Born in 1899 in Fresnay-sur-Sarthe, Brianchon initially studied briefly at the École des Beaux-Arts in Bordeaux, then from 1917 in Paris at the École des Arts Décoratifs, where he studied under Eugène Morand and befriended Leguelt and Desnoyer.
From 1922 Brianchon and Leguelt shared a studio, and in the same year Brianchon was appointed committee member of the Salon d’Automne. In 1924 he was awarded the Prix Blumenthal and a scholarship from the École des Arts Décoratifs which enabled him to travel through Spain, where he was strongly influenced by Velasquez. In 1925 he and Leguelt painted the scenery for the ballet La Naissance de la Lyre at the Paris Opéra. In 1927 his first solo exhibition was held at Galerie Le Portique.
In 1929 Brianchon visited Perigord for the first time; he would return for summers in his later years. In 1934 Brianchon participated in Artists of our Age exhibition at the Musée du Petit Palais and represented France with six paintings at the Venice Biennale, hung next to work by Manet. He married Marguerite Louppe, an artist, in the same year. Brianchon was appointed professor at the Ecole des Arts Décoratifs in 1936. He worked on murals for the Opéra in 1941, and in 1948 visited Carnac, where most of his seascapes were painted. The following year he was appointed professor at the École Nationale des Beaux-Arts. In 1951 he had a retrospective at the Louvre, as well as a solo exhibition at Wildenstein Gallery in London.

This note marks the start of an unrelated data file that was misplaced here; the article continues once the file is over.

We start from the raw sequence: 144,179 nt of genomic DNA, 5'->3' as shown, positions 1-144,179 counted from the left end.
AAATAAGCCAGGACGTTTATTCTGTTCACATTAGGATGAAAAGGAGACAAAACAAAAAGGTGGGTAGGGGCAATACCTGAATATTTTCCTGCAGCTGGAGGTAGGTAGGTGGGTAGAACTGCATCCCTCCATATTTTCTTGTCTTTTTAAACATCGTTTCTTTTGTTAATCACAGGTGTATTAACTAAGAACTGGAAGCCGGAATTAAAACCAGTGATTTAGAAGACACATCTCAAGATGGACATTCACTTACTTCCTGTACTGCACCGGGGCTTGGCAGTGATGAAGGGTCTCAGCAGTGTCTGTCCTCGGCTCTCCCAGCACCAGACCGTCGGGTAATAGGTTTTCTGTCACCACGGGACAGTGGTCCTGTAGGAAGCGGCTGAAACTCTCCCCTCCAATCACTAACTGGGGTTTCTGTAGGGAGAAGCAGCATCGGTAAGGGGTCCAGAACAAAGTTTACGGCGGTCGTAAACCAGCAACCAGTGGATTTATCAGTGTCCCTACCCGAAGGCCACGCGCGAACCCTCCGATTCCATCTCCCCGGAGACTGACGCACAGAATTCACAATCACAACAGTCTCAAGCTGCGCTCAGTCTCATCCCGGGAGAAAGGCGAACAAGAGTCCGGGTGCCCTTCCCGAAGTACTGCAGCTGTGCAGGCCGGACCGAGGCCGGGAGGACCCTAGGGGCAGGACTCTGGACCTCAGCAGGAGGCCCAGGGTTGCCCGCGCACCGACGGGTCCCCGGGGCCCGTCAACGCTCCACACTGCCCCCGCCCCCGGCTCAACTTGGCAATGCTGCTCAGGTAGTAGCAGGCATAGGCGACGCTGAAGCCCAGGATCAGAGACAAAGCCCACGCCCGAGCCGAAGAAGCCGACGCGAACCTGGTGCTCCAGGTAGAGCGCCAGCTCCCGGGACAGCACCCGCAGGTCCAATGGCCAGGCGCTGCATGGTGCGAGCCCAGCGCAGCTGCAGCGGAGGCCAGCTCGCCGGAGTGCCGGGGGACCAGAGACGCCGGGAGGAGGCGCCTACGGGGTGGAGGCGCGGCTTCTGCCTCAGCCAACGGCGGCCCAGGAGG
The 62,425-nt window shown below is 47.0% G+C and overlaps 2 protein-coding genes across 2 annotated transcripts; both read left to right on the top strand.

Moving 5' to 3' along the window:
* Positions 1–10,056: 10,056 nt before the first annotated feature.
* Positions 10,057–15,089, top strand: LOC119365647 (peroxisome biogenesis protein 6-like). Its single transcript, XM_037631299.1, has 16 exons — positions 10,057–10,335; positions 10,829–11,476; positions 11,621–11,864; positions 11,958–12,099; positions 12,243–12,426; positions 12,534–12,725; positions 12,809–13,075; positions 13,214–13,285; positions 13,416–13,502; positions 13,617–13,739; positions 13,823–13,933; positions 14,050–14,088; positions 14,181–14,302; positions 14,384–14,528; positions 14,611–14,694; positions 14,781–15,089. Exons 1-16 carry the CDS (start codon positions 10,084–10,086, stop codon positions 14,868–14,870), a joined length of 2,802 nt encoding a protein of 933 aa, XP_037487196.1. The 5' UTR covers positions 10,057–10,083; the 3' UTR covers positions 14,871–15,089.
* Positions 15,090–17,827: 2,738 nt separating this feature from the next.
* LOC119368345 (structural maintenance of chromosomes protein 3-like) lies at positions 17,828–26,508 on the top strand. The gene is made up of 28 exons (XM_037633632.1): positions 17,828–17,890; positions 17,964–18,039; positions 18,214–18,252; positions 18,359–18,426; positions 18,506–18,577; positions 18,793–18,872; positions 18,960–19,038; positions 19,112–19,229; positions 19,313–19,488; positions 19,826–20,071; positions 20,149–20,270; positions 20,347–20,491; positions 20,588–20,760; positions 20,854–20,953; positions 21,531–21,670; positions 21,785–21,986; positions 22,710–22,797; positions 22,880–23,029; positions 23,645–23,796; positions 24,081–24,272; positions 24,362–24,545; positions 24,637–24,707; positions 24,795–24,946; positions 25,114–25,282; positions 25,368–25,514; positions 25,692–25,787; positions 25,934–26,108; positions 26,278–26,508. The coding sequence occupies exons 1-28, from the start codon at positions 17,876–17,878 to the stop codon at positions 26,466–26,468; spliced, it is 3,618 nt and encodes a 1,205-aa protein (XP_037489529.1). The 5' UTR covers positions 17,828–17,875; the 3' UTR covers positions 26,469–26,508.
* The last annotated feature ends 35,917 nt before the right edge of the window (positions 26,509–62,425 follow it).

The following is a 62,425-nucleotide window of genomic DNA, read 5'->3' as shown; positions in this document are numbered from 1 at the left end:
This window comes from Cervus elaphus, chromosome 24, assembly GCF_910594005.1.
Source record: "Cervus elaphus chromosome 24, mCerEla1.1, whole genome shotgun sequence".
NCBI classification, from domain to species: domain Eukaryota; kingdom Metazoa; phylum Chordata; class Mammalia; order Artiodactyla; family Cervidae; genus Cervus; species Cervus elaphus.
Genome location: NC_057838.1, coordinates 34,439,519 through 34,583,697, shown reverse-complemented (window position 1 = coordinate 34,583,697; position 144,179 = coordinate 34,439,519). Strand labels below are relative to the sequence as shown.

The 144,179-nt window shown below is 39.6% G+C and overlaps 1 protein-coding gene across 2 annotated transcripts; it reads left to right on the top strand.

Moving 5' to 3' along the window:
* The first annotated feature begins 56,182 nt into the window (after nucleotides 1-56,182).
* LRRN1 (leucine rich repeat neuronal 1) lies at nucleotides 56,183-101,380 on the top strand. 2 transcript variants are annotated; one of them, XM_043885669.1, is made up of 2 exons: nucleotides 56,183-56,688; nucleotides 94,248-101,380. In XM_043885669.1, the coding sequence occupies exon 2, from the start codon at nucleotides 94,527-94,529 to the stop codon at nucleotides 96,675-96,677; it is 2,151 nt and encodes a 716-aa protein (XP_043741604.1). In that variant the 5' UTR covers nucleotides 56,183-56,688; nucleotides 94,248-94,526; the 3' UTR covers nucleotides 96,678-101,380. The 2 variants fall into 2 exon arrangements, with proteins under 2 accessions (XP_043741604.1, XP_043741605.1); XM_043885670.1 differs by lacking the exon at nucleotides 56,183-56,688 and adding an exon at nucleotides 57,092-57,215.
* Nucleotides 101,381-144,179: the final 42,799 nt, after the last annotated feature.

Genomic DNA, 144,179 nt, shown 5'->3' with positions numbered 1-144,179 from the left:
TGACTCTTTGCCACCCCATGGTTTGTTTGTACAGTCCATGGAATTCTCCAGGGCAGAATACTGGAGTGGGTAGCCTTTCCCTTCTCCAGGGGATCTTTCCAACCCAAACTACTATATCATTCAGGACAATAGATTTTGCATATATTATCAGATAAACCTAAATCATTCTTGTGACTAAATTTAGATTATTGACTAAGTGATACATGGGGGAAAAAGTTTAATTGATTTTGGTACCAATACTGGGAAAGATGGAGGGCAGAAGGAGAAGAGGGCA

Brianchon’s reputation as one of the most respected painters of his generation led to the British Government requesting his attendance at Queen Elizabeth II’s coronation, to document the ceremony. Between 1956 and 1975 he had a series of solo exhibitions at Arthur Tooth & Sons in London, and at David Findlay Galleries in New York. In 1962 he also had a retrospective at the Musée des Beaux-Arts, in Neuchâtel in Switzerland, and in 1972 an exhibition at the Yoshii Gallery in Tokyo entitled Hommage à Brianchon. He has been seen by many as a successor in style and subject to the ‘Intimisme’ of Bonnard and Vuillard. He died in Paris in 1979.